Koban: Unique elements in the Japanese security system

All throughout the streets of Japan, you can come across Koban, one of the fundamental factors that helps Japan make it to the list of the safest countries in the world.

In Japan, there is a place where people always go when facing difficulties and dangers in life; that place is Koban. This is a place to ensure social order and safety, bring peace to the community, and help the country of the rising sun become one of the countries with the lowest crime rate in the world.

What is Koban?

The name “Koban” (交番) means “take turns guarding,” and it refers to checkpoints, which are stations erected in strategic parts of the city where police officers work in shifts guarded 24 hours a day.

Koban is considered as the smallest organizational unit in the Japanese police system. A typical Koban is normally a tiny, two-story facility, staffed by up to 10 policemen. Koban is frequently placed near train stations, on main shopping streets, or near key government buildings. According to the 2014 figures, there were 12,807 Koban appearing throughout Japan; in May 2019, the number of Koban in Tokyo was 826.

Koban’s foundation and development history

Koban’s precursor was Kobansho (交番所). Formerly, Kobansho was founded in 1874, afterwards called as “Hashutsujo” (派出所), alluding to the nearby police station. In 1994, Hashutsujo was renamed Koban.

Via Flickr

The notion of constructing Koban originated from the Meiji period. At that time, the German government consultant from 1885 to 1891, Heinrich Friedrich Wilhelm Höhn, investigated local authorities from Aomori to Kagoshima, and suggested greater police force for efficient monitoring for urban and rural populations.

Accordingly, the government built a European-style centralized police force to solidify its influence over the country. This squad works around the clock to manage, police,  and support local residents.

This model later evolved into today’s Koban and steadily invaded, affecting security systems around the world. Countries in surrounding Asia or Latin America are also learning from and emulating Japan’s model.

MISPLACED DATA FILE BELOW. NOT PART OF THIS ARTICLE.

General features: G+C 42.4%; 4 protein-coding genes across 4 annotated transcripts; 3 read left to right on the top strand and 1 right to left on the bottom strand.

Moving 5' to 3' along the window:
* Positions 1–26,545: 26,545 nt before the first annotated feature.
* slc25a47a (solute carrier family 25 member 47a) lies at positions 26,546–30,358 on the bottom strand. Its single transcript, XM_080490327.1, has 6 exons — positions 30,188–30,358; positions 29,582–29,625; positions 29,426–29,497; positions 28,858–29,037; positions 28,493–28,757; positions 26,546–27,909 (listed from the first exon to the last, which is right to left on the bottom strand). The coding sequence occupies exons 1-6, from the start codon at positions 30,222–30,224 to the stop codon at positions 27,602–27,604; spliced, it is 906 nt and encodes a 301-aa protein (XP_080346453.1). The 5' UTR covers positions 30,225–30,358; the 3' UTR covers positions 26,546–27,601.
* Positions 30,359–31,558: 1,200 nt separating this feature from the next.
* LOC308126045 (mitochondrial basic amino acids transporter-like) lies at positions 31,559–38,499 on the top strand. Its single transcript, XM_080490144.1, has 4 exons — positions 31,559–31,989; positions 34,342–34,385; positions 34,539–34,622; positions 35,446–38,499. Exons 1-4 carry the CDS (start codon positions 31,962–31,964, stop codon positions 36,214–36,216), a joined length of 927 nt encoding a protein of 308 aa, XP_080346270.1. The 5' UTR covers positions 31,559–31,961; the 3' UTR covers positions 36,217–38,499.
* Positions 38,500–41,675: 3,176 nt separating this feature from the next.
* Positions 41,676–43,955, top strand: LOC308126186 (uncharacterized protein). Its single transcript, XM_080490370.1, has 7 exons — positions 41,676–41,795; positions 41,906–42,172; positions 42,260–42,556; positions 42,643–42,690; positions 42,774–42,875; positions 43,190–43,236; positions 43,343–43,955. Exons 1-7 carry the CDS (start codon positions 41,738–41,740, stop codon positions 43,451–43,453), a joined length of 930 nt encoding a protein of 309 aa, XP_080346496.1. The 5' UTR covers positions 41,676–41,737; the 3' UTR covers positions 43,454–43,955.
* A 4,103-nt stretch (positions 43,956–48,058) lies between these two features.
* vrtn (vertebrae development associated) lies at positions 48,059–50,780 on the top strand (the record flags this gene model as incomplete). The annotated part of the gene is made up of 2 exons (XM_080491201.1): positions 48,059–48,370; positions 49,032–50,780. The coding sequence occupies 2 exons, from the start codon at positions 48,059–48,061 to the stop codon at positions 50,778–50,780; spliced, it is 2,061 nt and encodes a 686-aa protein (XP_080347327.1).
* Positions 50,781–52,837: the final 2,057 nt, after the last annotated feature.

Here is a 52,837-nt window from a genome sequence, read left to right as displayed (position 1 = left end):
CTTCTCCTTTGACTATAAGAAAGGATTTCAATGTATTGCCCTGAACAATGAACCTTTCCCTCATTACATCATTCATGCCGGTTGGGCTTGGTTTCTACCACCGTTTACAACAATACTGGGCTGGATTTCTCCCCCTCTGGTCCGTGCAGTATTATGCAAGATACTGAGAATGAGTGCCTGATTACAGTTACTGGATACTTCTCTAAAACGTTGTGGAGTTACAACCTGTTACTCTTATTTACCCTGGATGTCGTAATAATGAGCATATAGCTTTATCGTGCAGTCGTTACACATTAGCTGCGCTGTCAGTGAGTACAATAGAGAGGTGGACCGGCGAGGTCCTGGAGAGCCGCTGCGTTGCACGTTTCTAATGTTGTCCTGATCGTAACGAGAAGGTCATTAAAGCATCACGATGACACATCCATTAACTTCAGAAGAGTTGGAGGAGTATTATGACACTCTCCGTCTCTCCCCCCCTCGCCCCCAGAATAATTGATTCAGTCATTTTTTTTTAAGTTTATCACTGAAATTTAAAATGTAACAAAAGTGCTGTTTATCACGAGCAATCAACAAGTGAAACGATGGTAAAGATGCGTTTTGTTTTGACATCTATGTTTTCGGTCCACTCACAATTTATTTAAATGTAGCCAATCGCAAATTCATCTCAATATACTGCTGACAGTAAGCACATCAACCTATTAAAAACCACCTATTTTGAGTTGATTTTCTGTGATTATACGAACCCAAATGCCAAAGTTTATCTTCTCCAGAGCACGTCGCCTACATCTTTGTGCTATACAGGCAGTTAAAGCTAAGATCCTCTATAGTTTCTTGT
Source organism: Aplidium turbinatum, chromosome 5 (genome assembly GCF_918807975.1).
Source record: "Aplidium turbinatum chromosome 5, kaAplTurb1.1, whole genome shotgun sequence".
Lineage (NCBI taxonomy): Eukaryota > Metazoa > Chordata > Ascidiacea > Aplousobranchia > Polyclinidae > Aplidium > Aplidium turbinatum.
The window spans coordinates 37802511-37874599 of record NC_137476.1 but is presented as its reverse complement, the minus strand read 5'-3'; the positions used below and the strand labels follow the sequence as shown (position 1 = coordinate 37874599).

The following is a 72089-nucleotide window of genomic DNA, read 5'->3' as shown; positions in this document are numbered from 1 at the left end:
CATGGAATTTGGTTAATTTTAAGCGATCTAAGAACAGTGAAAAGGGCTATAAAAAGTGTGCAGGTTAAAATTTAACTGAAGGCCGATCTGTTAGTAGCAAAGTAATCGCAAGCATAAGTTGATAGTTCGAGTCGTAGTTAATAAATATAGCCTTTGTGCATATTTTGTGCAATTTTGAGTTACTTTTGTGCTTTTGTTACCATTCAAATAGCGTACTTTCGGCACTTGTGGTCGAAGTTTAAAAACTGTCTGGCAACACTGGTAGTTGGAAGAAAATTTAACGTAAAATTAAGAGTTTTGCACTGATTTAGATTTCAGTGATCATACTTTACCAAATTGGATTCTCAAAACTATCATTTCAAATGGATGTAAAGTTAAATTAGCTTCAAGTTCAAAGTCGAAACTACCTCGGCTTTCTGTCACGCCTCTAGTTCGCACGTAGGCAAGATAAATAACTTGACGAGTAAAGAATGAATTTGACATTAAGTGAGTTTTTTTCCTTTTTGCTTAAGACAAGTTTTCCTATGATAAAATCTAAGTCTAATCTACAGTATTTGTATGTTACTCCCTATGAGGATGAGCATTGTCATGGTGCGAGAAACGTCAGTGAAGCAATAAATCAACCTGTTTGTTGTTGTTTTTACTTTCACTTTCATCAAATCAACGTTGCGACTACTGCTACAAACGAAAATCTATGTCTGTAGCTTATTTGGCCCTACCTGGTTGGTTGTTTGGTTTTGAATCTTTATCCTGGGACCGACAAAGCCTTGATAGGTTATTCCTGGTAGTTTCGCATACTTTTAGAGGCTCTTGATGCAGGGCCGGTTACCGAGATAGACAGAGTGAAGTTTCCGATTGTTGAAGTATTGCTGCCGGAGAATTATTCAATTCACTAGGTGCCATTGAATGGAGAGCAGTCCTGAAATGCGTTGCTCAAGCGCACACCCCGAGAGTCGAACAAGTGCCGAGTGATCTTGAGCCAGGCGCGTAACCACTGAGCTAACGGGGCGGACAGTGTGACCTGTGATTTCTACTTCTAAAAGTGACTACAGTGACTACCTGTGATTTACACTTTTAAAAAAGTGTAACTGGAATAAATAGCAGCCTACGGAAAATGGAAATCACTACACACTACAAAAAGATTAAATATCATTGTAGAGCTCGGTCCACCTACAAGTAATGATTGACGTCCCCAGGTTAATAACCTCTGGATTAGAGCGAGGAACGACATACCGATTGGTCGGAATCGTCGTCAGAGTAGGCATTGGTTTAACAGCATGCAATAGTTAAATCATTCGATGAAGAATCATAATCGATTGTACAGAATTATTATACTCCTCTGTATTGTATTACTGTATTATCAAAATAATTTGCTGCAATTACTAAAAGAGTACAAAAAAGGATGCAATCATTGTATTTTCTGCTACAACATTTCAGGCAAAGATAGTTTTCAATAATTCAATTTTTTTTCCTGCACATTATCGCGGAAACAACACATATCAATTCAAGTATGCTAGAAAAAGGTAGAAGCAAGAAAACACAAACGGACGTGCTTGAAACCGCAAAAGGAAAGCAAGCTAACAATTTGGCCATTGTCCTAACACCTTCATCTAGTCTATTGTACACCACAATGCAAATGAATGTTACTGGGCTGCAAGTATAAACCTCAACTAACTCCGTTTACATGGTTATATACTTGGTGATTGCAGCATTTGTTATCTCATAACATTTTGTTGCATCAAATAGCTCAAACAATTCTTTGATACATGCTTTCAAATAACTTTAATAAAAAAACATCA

As in Brazil, in 1997, the Sao Paulo state police department opted to adapt and apply the Japanese Koban system. Since then, similar security strategy has been established in numerous cities around Brazil and has worked, as the crime rate has progressively fallen.

Koban’s Interesting Facts

Those who work in Koban are not members of Japan’s elite police force, but rather young or old male cops; female cops are uncommon in the Koban suburbs of Tokyo and do not work the night shift.

Each Koban is often assigned a force of four police officers, with three officers executing responsibilities under the supervision of a sergeant. They rotate through three 8-hour stints per day and are overseen by the local police station.

Via Web-Japan.org

The police force working in Koban has the major job of ensuring the safety of the residential community in the area they administer. The main activities are patrolling, supporting crime investigation, and responding to and helping people in the event of natural disasters and accidents. In addition, Koban’s policemen also do a lot of other things, such as offering directions, taking care of missing children, keeping dropped belongings, returning lost persons, and even listening to people’s confidants and sharing their concerns.

Koban’s police also know English to communicate with foreign tourists. They are supposed to be friendly to the public, always bowing and inviting, to build the most comfortable connection with the populace. Koban of Japan is the sort that “always makes you feel the safest in any scenario.”

Via Flickr

In the countryside, Koban is substituted with “Chuzaisho – 駐在所”, this is the site where a policeman and his family reside and work around the clock. As for major city areas, the density of Koban is higher, and the Koban system is dispersed according to the amount of people concentration—the more populated the places, the more Koban emerges. Tokyo is the place with the most Koban in Japan; every 1 km, people come across a Koban.

Usually at Koban, there are signs of the Japanese police and buildings built in the style of a solid two-story office building. Today, Koban is designed with many new and unique images, creating a feeling of closeness and friendliness and making it easy to find. Koban is now a place that attracts people to come and create its own unique features in the security system originating in Japan.

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